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New Internationalist Issue 279

[image, unknown] New Internationalist Issue 280

The material that follows ha s been provided by New Internationalist

...or part of the solution?

Dictators on the run

Dictatorships do not fall of their own accord. People put their lives on the line to organize against them secretly. In the early 1980s, for example, most of Latin America was ruled by military dictatorship. Now virtually the whole of the continent has embraced democratic rule of a kind - a tribute to the quality and courage of people's resistance in the darkest years.

Percentage of the world's population living under multi-party rule and one-party or military systems 2

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Trade-union membership declined during the right-wing ascendancy in countries like Britain during the 1980s. But it is now surging in international terms as civil societies become stronger in newly democratic countries, particularly in Africa and Eastern Europe.

Greening the mind

Public perception of the world's environmental problems has soared over the last decade - and so has their willingness to do something about them. An international opinion survey in 1993 found a majority willing to pay higher prices to protect the environment in 11 of the 17 countries surveyed. Broadly speaking, the higher the country's income, the more willing people were to pay the price for a cleaner world - though in Japan there is clearly a lot of campaigning still to be done.

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Direct action

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Greenpeace membership, worldwide 6

Direct action has had much to do with the broad shift in public opinion about the environment. Greenpeace has pioneered international direct action on environmental issues. Its international membership is down on its post-Rainbow Warrier, pre-recession peak in 1990 but is still three times what is was ten years ago.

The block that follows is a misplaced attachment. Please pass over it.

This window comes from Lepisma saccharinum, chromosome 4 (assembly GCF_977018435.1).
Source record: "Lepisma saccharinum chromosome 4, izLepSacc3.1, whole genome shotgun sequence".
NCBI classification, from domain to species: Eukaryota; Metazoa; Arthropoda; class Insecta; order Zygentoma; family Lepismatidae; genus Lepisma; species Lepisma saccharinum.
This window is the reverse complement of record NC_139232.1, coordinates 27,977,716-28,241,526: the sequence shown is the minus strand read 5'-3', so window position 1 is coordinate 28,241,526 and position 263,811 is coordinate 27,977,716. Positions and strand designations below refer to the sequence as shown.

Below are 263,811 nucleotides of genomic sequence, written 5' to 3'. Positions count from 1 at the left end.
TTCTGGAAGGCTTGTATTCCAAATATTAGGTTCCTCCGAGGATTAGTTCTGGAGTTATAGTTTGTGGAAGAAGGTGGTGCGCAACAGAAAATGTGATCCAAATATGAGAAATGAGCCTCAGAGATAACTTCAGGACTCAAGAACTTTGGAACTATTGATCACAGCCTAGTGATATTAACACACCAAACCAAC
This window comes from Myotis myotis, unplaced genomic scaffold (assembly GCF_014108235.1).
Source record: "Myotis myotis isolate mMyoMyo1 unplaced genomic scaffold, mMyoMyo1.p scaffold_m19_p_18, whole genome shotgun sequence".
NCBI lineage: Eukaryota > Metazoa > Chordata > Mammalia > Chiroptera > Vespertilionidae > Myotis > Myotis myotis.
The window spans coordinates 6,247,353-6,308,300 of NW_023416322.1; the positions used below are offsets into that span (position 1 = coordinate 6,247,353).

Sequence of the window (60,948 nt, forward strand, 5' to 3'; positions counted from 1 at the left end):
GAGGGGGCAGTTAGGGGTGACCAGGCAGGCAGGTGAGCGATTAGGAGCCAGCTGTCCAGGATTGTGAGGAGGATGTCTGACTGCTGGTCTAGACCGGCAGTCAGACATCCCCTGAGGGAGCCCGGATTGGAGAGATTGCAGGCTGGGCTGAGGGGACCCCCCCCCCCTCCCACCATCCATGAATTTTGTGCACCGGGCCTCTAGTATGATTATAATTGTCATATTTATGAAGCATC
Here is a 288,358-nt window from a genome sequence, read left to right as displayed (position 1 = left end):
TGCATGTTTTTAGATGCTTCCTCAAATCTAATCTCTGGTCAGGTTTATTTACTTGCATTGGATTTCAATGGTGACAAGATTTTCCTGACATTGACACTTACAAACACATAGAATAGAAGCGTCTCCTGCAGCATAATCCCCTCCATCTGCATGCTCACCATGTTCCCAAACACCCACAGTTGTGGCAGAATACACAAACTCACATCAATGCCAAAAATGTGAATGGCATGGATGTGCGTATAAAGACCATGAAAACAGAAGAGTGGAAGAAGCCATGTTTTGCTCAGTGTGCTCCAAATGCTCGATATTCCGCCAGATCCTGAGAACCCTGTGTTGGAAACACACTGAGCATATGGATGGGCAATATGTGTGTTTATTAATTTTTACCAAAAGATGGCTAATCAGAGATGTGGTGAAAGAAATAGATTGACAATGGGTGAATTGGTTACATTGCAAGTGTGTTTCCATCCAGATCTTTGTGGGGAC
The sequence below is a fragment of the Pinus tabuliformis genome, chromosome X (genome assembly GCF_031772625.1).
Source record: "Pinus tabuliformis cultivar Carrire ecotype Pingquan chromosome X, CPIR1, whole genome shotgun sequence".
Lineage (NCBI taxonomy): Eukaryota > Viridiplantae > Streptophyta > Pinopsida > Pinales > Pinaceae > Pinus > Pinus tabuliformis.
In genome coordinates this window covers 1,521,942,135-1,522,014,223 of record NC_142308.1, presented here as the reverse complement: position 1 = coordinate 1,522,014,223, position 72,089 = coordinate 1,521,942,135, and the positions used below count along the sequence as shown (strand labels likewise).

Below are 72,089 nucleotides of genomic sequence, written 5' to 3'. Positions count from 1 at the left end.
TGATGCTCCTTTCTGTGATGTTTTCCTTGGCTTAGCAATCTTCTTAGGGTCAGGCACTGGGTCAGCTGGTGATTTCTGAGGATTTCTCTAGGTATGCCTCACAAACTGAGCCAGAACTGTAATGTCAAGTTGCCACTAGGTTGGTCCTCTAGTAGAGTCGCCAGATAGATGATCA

Civil Strength

Civil society around the world is becoming stronger. One token of this is the mushrooming number of non-governmental organizations or NGOs - especially in developing countries.

  • Between 1991 and 1996 the number of consumer groups belonging to Consumers International grew from 181 to 211. In 1991 there was only one African consumer group, in Mauritius; now there are 21 groups in 14 countries. 7

  • The NGO Forum at the decadal UN Women's Conference had 5,000 delegates at Mexico City in 1975, 13,000 at Nairobi in 1985 and 40,000 at Beijing in 1995.

  • Women activists worldwide presented a petition to the UN World Conference on Human Rights in 1993 which carried 500,000 signatures from 124 countries 9.

  • One Indian state, Tamil Nadu, has 25,000 registered grass-roots organizations. 9.

  • The Phillipines has 18,000 registered NGOs, of which at least two-thirds are people's organizations such as co-operatives. 9

1. World Resources 1994-95
2. The State of the World Atlas, Michael Kidron and Ronald Segal, Penguin, 1995.
3. 1985 figure World Human Rights Guide, Charles Humana. 1995 figure NI's own estimate.
4. Defined as membership of a union affiliated to the International Confederation of Free Trade Unions.
5. Gallup International Survey, quoted in The State of the Environment Atlas, Joni Seager, Penguin 1995.
6. Greenpeace International.
7. Consumers International.
8. Putting Gender on the Agenda, UNIFEM
9. Human Development Report 1993, UNDP.

©Copyright: New Internationalist 1996

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New Internationalist issue 279 magazine cover This article is from the May 1996 issue of New Internationalist.
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